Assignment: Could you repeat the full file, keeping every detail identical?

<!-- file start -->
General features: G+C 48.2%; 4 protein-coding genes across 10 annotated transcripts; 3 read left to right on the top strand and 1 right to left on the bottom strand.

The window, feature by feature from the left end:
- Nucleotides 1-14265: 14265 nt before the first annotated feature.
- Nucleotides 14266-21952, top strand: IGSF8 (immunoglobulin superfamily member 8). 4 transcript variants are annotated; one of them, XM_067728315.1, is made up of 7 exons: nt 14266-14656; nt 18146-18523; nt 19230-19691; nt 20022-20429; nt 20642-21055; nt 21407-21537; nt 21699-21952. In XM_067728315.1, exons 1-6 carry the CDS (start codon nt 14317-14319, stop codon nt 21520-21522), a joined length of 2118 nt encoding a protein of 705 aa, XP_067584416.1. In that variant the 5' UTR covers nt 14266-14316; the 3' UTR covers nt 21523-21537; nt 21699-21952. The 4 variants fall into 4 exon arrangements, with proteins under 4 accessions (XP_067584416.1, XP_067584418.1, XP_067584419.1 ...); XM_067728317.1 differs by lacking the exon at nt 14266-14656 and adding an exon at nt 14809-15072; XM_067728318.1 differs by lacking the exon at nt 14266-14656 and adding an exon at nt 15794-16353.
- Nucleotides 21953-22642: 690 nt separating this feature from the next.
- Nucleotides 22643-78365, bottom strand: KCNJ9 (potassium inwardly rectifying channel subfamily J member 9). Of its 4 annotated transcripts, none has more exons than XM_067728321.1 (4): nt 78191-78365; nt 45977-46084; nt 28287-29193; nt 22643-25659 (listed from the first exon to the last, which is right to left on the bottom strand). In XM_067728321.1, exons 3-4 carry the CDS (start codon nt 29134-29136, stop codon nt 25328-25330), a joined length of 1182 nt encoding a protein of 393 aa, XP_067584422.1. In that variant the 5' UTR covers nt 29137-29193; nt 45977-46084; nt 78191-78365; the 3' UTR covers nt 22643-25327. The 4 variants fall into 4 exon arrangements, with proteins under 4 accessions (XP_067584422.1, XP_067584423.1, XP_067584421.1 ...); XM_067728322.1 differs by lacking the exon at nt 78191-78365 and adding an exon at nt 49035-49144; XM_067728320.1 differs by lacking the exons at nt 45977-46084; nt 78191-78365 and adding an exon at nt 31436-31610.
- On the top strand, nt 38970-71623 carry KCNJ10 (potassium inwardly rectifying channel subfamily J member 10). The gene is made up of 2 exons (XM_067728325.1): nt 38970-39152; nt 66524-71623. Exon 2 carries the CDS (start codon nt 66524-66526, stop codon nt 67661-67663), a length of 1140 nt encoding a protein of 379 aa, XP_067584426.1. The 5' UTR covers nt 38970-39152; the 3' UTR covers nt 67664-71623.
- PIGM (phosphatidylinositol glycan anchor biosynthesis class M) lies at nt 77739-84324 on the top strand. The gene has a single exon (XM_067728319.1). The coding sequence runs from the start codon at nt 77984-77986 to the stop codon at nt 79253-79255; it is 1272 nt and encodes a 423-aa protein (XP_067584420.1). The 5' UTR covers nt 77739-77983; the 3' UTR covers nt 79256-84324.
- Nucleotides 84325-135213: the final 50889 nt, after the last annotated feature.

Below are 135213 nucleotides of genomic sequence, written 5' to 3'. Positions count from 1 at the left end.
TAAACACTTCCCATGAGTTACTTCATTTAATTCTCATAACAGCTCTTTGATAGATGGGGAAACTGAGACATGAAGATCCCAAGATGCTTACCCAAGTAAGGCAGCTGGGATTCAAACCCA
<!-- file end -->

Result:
General features: G+C 48.2%; 4 protein-coding genes across 10 annotated transcripts; 3 read left to right on the top strand and 1 right to left on the bottom strand.

The window, feature by feature from the left end:
- Nucleotides 1-14265: 14265 nt before the first annotated feature.
- Nucleotides 14266-21952, top strand: IGSF8 (immunoglobulin superfamily member 8). 4 transcript variants are annotated; one of them, XM_067728315.1, is made up of 7 exons: nt 14266-14656; nt 18146-18523; nt 19230-19691; nt 20022-20429; nt 20642-21055; nt 21407-21537; nt 21699-21952. In XM_067728315.1, exons 1-6 carry the CDS (start codon nt 14317-14319, stop codon nt 21520-21522), a joined length of 2118 nt encoding a protein of 705 aa, XP_067584416.1. In that variant the 5' UTR covers nt 14266-14316; the 3' UTR covers nt 21523-21537; nt 21699-21952. The 4 variants fall into 4 exon arrangements, with proteins under 4 accessions (XP_067584416.1, XP_067584418.1, XP_067584419.1 ...); XM_067728317.1 differs by lacking the exon at nt 14266-14656 and adding an exon at nt 14809-15072; XM_067728318.1 differs by lacking the exon at nt 14266-14656 and adding an exon at nt 15794-16353.
- Nucleotides 21953-22642: 690 nt separating this feature from the next.
- Nucleotides 22643-78365, bottom strand: KCNJ9 (potassium inwardly rectifying channel subfamily J member 9). Of its 4 annotated transcripts, none has more exons than XM_067728321.1 (4): nt 78191-78365; nt 45977-46084; nt 28287-29193; nt 22643-25659 (listed from the first exon to the last, which is right to left on the bottom strand). In XM_067728321.1, exons 3-4 carry the CDS (start codon nt 29134-29136, stop codon nt 25328-25330), a joined length of 1182 nt encoding a protein of 393 aa, XP_067584422.1. In that variant the 5' UTR covers nt 29137-29193; nt 45977-46084; nt 78191-78365; the 3' UTR covers nt 22643-25327. The 4 variants fall into 4 exon arrangements, with proteins under 4 accessions (XP_067584422.1, XP_067584423.1, XP_067584421.1 ...); XM_067728322.1 differs by lacking the exon at nt 78191-78365 and adding an exon at nt 49035-49144; XM_067728320.1 differs by lacking the exons at nt 45977-46084; nt 78191-78365 and adding an exon at nt 31436-31610.
- On the top strand, nt 38970-71623 carry KCNJ10 (potassium inwardly rectifying channel subfamily J member 10). The gene is made up of 2 exons (XM_067728325.1): nt 38970-39152; nt 66524-71623. Exon 2 carries the CDS (start codon nt 66524-66526, stop codon nt 67661-67663), a length of 1140 nt encoding a protein of 379 aa, XP_067584426.1. The 5' UTR covers nt 38970-39152; the 3' UTR covers nt 67664-71623.
- PIGM (phosphatidylinositol glycan anchor biosynthesis class M) lies at nt 77739-84324 on the top strand. The gene has a single exon (XM_067728319.1). The coding sequence runs from the start codon at nt 77984-77986 to the stop codon at nt 79253-79255; it is 1272 nt and encodes a 423-aa protein (XP_067584420.1). The 5' UTR covers nt 77739-77983; the 3' UTR covers nt 79256-84324.
- Nucleotides 84325-135213: the final 50889 nt, after the last annotated feature.

Below are 135213 nucleotides of genomic sequence, written 5' to 3'. Positions count from 1 at the left end.
TAAACACTTCCCATGAGTTACTTCATTTAATTCTCATAACAGCTCTTTGATAGATGGGGAAACTGAGACATGAAGATCCCAAGATGCTTACCCAAGTAAGGCAGCTGGGATTCAAACCCA